Salom and Jordan spoke for about 30 minutes on the merger’s impact and where Memphis fits into that.

Omer gives us three takeaways from the event, including what the merger means for current employees and how TD Bank plans to invest in the city.

NASDAQ listing just the beginning for Bartlett-based SurgePays

CEO Brian Cox sits in his company’s office at SurgePays on Monday, July 25, 2022, in Bartlett.
CEO Brian Cox sits in his company’s office at SurgePays on Monday, July 25, 2022, in Bartlett.

Two weeks ago, Bartlett-based SurgePays was listed to the NASDAQ exchange (NASDAQ: SURG), but CEO Brian Cox said the listing wasn’t so much a goal but just the start, our Corinne Kennedy reports in her story for subscribers.

Cox said the fintech company was seeing rapid growth, had big plans and intended to execute them here in the Memphis area.

The company started locally about 20 years ago providing pre-paid telecom services. Now, after growth and a couple mergers, SurgePays is providing pre-paid financial services and telecommunications products to unbanked and underserved communities across the country.

Read Corinne’s story to learn more about the company and how it plans to grow.

Drumma Boy and musician father James Gholson help U of M music students with scholarship fund

Memphis hip-hop producer Drumma Boy and his father, longtime U of M music department professor James Gholson, continue to help students with their scholarship program.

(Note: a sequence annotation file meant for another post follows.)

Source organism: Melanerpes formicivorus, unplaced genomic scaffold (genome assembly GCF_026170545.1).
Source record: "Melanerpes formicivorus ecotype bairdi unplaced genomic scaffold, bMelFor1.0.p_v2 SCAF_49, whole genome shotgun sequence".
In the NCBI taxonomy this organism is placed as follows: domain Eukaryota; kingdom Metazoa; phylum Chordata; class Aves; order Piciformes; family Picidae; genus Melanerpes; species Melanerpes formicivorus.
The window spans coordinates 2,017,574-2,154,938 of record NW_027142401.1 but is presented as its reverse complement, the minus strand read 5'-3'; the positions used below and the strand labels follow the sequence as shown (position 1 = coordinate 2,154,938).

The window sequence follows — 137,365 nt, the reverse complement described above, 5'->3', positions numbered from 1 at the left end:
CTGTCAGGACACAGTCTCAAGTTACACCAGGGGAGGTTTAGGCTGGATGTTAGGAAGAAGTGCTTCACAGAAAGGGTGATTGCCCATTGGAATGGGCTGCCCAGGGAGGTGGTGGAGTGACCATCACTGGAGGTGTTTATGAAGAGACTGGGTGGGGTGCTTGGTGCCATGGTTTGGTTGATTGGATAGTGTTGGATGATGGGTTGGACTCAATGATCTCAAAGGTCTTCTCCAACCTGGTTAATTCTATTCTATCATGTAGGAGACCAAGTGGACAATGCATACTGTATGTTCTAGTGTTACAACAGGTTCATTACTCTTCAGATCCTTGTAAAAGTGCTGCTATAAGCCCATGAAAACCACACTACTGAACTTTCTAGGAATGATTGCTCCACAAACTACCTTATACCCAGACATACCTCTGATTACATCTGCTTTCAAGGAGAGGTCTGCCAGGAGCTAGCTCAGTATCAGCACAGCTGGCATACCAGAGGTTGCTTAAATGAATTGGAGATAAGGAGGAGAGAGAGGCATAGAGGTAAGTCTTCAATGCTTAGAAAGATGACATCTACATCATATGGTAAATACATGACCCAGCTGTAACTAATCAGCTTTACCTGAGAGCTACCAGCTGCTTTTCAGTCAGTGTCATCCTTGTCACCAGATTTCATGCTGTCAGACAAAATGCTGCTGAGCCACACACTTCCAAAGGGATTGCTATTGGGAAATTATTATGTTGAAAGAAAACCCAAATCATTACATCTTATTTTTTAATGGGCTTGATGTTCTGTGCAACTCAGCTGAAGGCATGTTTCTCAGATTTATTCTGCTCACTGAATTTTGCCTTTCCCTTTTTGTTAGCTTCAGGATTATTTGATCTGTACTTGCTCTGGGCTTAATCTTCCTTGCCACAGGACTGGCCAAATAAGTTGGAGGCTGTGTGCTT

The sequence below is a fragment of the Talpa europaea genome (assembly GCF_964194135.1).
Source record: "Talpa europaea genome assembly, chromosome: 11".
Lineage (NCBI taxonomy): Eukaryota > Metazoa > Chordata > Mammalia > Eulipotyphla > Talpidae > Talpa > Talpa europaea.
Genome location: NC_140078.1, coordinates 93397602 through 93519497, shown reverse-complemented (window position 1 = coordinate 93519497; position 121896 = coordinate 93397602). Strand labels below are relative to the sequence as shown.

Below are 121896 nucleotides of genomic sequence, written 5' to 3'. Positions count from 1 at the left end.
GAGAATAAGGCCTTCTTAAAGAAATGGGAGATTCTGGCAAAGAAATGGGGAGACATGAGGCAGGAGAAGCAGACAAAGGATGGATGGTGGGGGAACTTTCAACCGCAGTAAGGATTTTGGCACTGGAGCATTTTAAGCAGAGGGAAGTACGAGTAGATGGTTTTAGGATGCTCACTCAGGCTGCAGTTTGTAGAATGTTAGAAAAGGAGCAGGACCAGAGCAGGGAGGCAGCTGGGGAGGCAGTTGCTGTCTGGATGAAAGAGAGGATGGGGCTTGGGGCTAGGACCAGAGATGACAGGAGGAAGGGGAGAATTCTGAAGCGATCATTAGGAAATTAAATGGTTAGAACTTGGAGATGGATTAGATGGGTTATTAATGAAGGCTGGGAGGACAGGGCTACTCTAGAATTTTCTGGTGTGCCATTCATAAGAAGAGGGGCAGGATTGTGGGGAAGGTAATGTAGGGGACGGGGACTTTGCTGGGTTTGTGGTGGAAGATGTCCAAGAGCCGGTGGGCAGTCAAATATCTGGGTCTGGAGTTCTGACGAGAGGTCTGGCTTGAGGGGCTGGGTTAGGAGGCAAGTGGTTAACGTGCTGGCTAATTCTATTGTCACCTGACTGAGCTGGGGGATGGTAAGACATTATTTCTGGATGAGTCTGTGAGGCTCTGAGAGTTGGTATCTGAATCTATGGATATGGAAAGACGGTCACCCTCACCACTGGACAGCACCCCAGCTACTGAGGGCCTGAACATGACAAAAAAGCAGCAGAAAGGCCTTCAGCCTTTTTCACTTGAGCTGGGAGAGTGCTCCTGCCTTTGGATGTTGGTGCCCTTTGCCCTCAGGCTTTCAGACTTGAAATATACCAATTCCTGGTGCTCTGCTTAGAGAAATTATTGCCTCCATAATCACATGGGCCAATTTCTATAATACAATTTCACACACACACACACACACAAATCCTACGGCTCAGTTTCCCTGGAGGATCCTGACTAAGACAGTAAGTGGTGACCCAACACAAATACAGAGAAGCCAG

Memphis hip-hop producer Drumma Boy and his father, longtime U of M music department professor James Gholson, continue to help students with their scholarship program.

University of Memphis music student Onyinye Igboanugo was announced as the recipient of the James and Christopher Gholson Scholarship Fund earlier this summer, our Bob Mehr reports in his story for subscribers.

The scholarship — which has been handed out annually since 2012 — is given to undergraduate and graduate students majoring in Commercial Music or Woodwinds. For the Gholsons it's part of a commitment to Memphis music that bridges the worlds of music education and commercial success, of classical music and hip-hop.

Christopher Gholson, better known as Drumma Boy, and his father James Gholson, a veteran professor at the U of M music school, started to the scholarship as a way of helping music students, particularly those of color, further their studies.

John King, Ardent Records co-founder, dies at 78

Former Ardent publicist and DJ John King stands inside the Memphis Listening Lab, a new public space in the Crosstown Building, that allows patrons, researchers and the public to access his massive library of recordings.
Former Ardent publicist and DJ John King stands inside the Memphis Listening Lab, a new public space in the Crosstown Building, that allows patrons, researchers and the public to access his massive library of recordings.